"Today, [we] must recognize that Hamas came to power via legitimate, democratic elections in the Palestinian National Authority, which is why we must respect the choice of the Palestinian people," Putin said at a news conference in Madrid, where he is on official business.This can't be a surprise to US officials, despite public claims to the contrary. Russians see the US as trying to weaken Russia, using "democracy" as a tool.
Russians are still angry over what they see as Western support for Chechen Islamist extremists--whom Russians believe are tied to Al Qaeda--support justified by calls for "self-determination." Likewise, Russians are angry about Western support for Islamic movements in the former Yugoslavia, and in the former Soviet Republics. No doubt, feeling that turnabout is fair play, the Russians have decided that two can play the "democracy" game. Hamas's victory gives Russia the opportunity to hassle President Bush. Putin can cause problems for the US, in the same way that Russians believe the US has been causing problems for Russia. And with Russian support for Syria, Venezuela, and now Hamas, Putin will be in a stronger position to get the West to back off any further moves to destablize Russia.
It has long been said that Russians play chess while Americans play poker. But it seems that the Hamas victory is an Ace in Putin's poker hand, which he intends to play with a poker face against President Bush.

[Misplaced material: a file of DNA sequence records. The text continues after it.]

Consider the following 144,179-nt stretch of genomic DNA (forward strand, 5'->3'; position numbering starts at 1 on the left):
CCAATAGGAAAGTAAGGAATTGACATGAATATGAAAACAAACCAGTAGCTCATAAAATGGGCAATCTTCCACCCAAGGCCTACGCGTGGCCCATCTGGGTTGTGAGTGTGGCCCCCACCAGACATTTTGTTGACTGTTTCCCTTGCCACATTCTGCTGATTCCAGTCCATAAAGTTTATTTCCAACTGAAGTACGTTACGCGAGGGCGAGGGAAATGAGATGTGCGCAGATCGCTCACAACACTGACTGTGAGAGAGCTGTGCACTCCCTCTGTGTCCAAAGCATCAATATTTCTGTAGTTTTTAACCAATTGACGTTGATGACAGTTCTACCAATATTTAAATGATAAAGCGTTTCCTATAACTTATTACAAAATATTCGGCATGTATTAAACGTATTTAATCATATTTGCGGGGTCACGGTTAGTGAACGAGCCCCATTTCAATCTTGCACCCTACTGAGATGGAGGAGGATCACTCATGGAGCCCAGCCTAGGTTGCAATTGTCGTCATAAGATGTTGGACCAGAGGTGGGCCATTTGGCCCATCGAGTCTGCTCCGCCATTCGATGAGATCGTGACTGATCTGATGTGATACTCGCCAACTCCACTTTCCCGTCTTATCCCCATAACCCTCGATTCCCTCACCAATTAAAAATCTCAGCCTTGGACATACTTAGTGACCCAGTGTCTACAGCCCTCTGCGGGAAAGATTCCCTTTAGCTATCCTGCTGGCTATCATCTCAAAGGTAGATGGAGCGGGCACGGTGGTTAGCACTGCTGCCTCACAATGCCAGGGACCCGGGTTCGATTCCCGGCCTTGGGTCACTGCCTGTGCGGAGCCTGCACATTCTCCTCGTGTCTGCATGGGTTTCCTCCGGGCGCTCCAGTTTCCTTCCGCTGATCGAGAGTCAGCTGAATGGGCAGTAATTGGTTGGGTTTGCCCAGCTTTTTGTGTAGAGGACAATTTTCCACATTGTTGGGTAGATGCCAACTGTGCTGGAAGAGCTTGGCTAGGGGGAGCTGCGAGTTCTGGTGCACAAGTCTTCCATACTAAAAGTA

One might also remember that the USSR was instrumental in the establishment of the PLO in the first place--as well as in the establishment of the State of Israel, funnelling arms through Czechoslovakia to the Jewish State in 1948. By embracing Hamas, Putin is re-inforcing Russia's role as a "player" in the Middle East, a Great Power whose national interests can no longer be ignored.
This is a natural consequence of an American two-track policy which encourages confrontation with Russia, rather than full partnership in the war on terror. Bush's mistakes have now given Putin leverage to veto any American initiatives in the Middle East. Which means that unless Bush makes nice to Putin, Ehud Olmert's Israeli government may need to shift its focus to the Kremlin--and Russia may find that its historical quest for a "warm water port" ends when the Russian Navy is based in Haifa...